There’s the potential disadvantage that if he supplied his own machinery, he could be building equity, rather than simply writing cheques. For now, though, he’s content to maintain his current business model.
“The main challenge is the co-ordinating — that’s No. 1,” says Suhr. “It’s the same with the big cash croppers.”
Looking forward, marketing is another potential issue, “especially since there’s more uncertainty in the market now than there was maybe 20 years ago,” Suhr says. “The fluctuations are higher, the demand is changing so much quicker — with China coming on so strong — and the uncertainty is increasing.”
Suhr sees opportunity in those marketing and organizational challenges. In fact, he sees it as a core management trait to search for the opportunity side of situations as they evolve, and then to adapt production and marketing to take advantage.
For Suhr, you might think this would be more difficult because of his reliance on custom work. After all, if he is paying custom for much of the work he needs, then he has some limits on his ability to totally manage his cost of production. (Of course, Suhr might respond that no one has absolute freedom. If you are leasing, or if you have title to the machinery, you still need to make the payments.)
But the bigger point may be this. From his point of view, Suhr’s management system enables him to diversify his cropping between organic and conventional, which in turn spreads his risks and creates new opportunities to be proactive.
“It’s opportunity, that’s the biggest challenge,” says Suhr. “The organic gives me some risk management — a second leg to stand on. It acts differently than the conventional market, and it gives me some flexibility and risk protection.”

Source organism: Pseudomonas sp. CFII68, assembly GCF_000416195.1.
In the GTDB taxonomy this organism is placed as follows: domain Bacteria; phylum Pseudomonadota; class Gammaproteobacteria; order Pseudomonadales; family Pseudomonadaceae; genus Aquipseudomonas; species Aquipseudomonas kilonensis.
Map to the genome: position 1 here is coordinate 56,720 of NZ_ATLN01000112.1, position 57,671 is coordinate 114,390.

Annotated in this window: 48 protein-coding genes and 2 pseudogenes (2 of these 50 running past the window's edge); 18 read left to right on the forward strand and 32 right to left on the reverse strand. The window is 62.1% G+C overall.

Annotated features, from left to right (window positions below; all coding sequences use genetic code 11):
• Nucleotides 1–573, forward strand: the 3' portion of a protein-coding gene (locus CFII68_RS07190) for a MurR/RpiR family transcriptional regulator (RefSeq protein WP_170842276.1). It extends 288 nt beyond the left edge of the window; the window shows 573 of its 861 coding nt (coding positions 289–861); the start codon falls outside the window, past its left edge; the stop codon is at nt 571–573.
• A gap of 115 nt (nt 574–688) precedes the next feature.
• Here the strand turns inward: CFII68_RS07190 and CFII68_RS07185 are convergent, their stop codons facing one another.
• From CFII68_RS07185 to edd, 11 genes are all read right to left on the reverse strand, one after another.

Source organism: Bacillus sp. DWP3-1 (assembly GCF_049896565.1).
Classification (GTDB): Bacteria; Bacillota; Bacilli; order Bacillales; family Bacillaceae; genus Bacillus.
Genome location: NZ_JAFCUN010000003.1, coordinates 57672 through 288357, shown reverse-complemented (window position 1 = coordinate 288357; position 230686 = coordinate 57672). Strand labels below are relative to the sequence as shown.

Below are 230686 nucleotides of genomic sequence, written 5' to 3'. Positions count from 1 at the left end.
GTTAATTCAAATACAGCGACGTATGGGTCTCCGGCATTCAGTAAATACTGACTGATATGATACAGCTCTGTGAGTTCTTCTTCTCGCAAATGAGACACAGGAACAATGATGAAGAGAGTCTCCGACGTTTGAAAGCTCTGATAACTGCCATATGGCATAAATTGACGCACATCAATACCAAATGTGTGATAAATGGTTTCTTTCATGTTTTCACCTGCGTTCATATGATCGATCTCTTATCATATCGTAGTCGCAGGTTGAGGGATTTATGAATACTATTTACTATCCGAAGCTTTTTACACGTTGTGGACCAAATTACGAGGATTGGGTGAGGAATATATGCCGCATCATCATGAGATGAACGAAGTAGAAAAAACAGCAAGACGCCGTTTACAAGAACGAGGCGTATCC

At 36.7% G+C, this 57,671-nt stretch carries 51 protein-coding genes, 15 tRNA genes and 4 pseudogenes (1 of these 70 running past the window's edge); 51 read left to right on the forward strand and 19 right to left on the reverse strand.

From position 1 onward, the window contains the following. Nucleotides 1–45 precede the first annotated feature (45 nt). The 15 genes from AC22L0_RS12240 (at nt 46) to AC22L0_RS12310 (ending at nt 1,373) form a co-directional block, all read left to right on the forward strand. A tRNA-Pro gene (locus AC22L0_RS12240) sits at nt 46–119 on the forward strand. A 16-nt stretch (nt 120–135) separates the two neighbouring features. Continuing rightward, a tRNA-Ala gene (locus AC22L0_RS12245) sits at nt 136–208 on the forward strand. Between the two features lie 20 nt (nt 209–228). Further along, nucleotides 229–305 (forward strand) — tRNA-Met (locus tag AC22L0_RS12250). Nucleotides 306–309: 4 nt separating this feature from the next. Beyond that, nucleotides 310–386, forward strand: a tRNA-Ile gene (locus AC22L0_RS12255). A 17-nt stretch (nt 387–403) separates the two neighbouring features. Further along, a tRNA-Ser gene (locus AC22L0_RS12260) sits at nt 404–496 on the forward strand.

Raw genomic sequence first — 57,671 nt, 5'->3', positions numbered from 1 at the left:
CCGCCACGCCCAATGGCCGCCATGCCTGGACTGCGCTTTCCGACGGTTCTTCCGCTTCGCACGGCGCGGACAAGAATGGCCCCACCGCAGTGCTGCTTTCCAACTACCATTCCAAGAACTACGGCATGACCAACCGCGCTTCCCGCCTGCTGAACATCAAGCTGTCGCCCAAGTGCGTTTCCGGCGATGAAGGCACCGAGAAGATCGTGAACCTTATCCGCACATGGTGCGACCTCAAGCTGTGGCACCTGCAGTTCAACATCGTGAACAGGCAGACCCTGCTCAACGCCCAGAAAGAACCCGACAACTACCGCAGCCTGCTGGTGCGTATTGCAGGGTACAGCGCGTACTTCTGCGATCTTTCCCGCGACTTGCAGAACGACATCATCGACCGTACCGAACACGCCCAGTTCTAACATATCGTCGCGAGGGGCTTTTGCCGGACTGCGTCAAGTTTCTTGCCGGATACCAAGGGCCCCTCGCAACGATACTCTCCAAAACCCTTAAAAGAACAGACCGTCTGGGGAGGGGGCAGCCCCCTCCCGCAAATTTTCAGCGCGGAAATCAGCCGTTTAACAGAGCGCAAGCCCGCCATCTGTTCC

One of the strengths required for production of this type, he adds, is patience, especially working with custom operators. There will be the odd day, he says, when he really wants to get the crop harvested, yet the combine might not show up on schedule because the custom operator is a field or two behind. That means it’ll be there the next day, and Suhr needs the patience to work with that.
“I can be patient because I know these people who are working with me are doing their best to accommodate me, and it’s a great relationship that has been grown,” says Suhr. “I am patient with them and they are patient with me — it’s a give and take.”
The other unique quality that Suhr brings to his farming operation is this one-of-a-kind business blend. With his experience in both conventional and organic production, he’s impossible to pigeon-hole as one or the other, because he’s both.
“I learn a lot — I go to all of these conferences as much as possible, and I go to the same on the organic side, as much as possible,” he says, noting it’s not a matter of one or the other; there has to be room for both. “There are strengths on both sides, and it’s a synergy that helps me, and I think it’s better because you get some of the good of the conventional and some of the good of the organic.”
On a personal note, Suhr views the organic system as a better plan to follow, in the long term. At the same time, he’s not judgmental about that perspective. The future will tell farmers which way is the best, he says, and the voice of the consumer telling growers what they want will create a sense of direction.
Whether it’s a consumer base that demands an end to gestation crates in sow barns or the end of neonicotinoid insecticides in corn and soybean production, farmers need to be more open to whatever kind of production practices consumers demand, Suhr says. The only stipulation is that farmers must be paid for that value-added management.
“As a consumer, if you want to have an impact on agriculture, buy or ask for what you believe in,” says Suhr. “Don’t just complain and still buy what’s provided.”
Should other farmers go this way?
Asked if he advocates other farmers trying his approach, Suhr responds that success lies not only in diligence and attitude, but in your own skillset.
His background is in economics, so he likes working with numbers. But other farmers have their own individual strengths, and those strengths have to be woven into their business planning.
Above all, says Suhr, there has to be a drive to succeed that creates an attitude that success is achievable, if not inevitable.
“You sit down, you make your business plan, and see what works for you,” says Suhr. “The key is you have to believe in what you’re doing. As long as you believe in it and the numbers work out, that’s the way you should go.”
“You need a strategy,” Suhr says. “Then follow it and do it, and you will be more successful, as long as you do it and do it with passion.”
This article was originally published as “Who needs equipment?” in the Feb. 17, 2015 issue of Country Guide